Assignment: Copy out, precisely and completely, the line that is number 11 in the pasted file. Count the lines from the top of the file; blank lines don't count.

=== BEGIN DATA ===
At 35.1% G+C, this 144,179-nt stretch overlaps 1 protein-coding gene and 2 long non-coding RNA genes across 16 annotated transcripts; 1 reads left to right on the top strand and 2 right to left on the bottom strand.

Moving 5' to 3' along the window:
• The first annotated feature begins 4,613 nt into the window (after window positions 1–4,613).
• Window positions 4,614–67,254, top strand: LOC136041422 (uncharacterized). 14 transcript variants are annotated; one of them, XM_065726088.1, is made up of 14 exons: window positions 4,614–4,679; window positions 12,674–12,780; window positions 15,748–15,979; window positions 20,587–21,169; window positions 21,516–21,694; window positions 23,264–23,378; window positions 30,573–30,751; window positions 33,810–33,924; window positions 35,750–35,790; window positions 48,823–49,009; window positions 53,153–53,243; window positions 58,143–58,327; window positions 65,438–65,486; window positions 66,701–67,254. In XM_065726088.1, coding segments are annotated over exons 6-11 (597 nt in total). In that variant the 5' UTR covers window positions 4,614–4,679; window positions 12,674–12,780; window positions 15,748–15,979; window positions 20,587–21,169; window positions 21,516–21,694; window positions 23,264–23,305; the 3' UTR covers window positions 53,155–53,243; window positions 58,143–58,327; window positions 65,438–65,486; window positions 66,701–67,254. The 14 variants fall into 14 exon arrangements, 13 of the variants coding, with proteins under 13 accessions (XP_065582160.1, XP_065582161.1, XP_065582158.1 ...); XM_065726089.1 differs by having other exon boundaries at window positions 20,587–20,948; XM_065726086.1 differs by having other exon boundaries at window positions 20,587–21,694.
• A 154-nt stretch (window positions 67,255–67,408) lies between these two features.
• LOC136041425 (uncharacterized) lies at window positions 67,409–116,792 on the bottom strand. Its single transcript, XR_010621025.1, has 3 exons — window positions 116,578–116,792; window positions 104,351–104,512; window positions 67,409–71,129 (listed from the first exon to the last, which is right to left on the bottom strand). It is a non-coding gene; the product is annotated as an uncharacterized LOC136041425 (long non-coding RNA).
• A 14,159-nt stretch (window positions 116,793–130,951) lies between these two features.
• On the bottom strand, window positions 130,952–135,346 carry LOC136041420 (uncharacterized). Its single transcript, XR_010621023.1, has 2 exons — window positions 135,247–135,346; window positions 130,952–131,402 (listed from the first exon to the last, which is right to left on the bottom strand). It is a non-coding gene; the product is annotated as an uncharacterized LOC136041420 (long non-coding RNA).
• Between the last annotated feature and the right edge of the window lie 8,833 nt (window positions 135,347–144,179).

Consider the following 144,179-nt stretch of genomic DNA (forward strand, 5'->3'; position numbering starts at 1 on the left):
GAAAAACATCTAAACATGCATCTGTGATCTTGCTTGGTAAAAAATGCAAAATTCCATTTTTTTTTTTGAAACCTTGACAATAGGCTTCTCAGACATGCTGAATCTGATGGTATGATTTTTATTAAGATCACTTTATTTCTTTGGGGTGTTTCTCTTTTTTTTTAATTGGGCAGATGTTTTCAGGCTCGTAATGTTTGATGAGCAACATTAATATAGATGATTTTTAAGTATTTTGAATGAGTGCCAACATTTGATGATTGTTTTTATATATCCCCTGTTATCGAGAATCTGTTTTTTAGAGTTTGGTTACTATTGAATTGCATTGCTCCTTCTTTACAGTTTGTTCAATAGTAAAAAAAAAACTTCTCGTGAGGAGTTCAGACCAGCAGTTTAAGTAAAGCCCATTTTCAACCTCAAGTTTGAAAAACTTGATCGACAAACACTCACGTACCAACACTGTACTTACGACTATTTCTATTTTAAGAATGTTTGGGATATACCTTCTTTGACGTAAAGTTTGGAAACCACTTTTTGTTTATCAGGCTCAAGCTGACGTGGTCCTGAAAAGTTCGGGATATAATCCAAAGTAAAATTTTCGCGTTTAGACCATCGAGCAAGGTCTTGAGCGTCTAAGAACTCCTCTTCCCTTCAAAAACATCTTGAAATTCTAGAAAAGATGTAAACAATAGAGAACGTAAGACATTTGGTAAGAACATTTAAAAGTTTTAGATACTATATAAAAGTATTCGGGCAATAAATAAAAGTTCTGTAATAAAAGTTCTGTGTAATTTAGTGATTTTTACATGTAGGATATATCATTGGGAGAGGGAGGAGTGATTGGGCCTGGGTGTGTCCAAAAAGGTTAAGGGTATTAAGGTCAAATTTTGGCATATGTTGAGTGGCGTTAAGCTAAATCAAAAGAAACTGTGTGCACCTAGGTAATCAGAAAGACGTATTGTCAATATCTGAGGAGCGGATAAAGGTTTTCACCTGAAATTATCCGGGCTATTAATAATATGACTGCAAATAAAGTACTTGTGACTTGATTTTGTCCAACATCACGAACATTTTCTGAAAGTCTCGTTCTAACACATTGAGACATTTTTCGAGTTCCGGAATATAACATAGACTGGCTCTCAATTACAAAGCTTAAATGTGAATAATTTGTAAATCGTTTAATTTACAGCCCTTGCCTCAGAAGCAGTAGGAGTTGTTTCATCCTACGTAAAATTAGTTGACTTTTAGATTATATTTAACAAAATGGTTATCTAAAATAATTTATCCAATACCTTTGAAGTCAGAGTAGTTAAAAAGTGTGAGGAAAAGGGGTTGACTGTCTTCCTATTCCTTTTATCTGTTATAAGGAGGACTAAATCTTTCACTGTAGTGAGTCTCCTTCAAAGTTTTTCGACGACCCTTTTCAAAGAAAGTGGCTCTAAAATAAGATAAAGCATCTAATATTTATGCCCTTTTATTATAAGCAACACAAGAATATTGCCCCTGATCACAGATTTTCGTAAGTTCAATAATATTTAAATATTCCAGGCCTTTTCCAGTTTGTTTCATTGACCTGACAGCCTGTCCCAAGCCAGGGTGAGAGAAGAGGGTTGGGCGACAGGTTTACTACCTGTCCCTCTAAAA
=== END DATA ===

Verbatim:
GAAAAACATCTAAACATGCATCTGTGATCTTGCTTGGTAAAAAATGCAAAATTCCATTTTTTTTTTTGAAACCTTGACAATAGGCTTCTCAGACATGCTGAATCTGATGGTATGATTTTTATTAAGATCACTTTATTTCTTTGGGGTGTTTCTCTTTTTTTTTAATTGGGCAGATGTTTTCAGGCTCGTAATGTTTGATGAGCAACATTAATATAGATGATTTTTAAGTATTTTGAATGAGTGCCAACATTTGATGATTGTTTTTATATATCCCCTGTTATCGAGAATCTGTTTTTTAGAGTTTGGTTACTATTGAATTGCATTGCTCCTTCTTTACAGTTTGTTCAATAGTAAAAAAAAAACTTCTCGTGAGGAGTTCAGACCAGCAGTTTAAGTAAAGCCCATTTTCAACCTCAAGTTTGAAAAACTTGATCGACAAACACTCACGTACCAACACTGTACTTACGACTATTTCTATTTTAAGAATGTTTGGGATATACCTTCTTTGACGTAAAGTTTGGAAACCACTTTTTGTTTATCAGGCTCAAGCTGACGTGGTCCTGAAAAGTTCGGGATATAATCCAAAGTAAAATTTTCGCGTTTAGACCATCGAGCAAGGTCTTGAGCGTCTAAGAACTCCTCTTCCCTTCAAAAACATCTTGAAATTCTAGAAAAGATGTAAACAATAGAGAACGTAAGACATTTGGTAAGAACATTTAAAAGTTTTAGATACTATATAAAAGTATTCGGGCAATAAATAAAAGTTCTGTAATAAAAGTTCTGTGTAATTTAGTGATTTTTACATGTAGGATATATCATTGGGAGAGGGAGGAGTGATTGGGCCTGGGTGTGTCCAAAAAGGTTAAGGGTATTAAGGTCAAATTTTGGCATATGTTGAGTGGCGTTAAGCTAAATCAAAAGAAACTGTGTGCACCTAGGTAATCAGAAAGACGTATTGTCAATATCTGAGGAGCGGATAAAGGTTTTCACCTGAAATTATCCGGGCTATTAATAATATGACTGCAAATAAAGTACTTGTGACTTGATTTTGTCCAACATCACGAACATTTTCTGAAAGTCTCGTTCTAACACATTGAGACATTTTTCGAGTTCCGGAATATAACATAGACTGGCTCTCAATTACAAAGCTTAAATGTGAATAATTTGTAAATCGTTTAATTTACAGCCCTTGCCTCAGAAGCAGTAGGAGTTGTTTCATCCTACGTAAAATTAGTTGACTTTTAGATTATATTTAACAAAATGGTTATCTAAAATAATTTATCCAATACCTTTGAAGTCAGAGTAGTTAAAAAGTGTGAGGAAAAGGGGTTGACTGTCTTCCTATTCCTTTTATCTGTTATAAGGAGGACTAAATCTTTCACTGTAGTGAGTCTCCTTCAAAGTTTTTCGACGACCCTTTTCAAAGAAAGTGGCTCTAAAATAAGATAAAGCATCTAATATTTATGCCCTTTTATTATAAGCAACACAAGAATATTGCCCCTGATCACAGATTTTCGTAAGTTCAATAATATTTAAATATTCCAGGCCTTTTCCAGTTTGTTTCATTGACCTGACAGCCTGTCCCAAGCCAGGGTGAGAGAAGAGGGTTGGGCGACAGGTTTACTACCTGTCCCTCTAAAA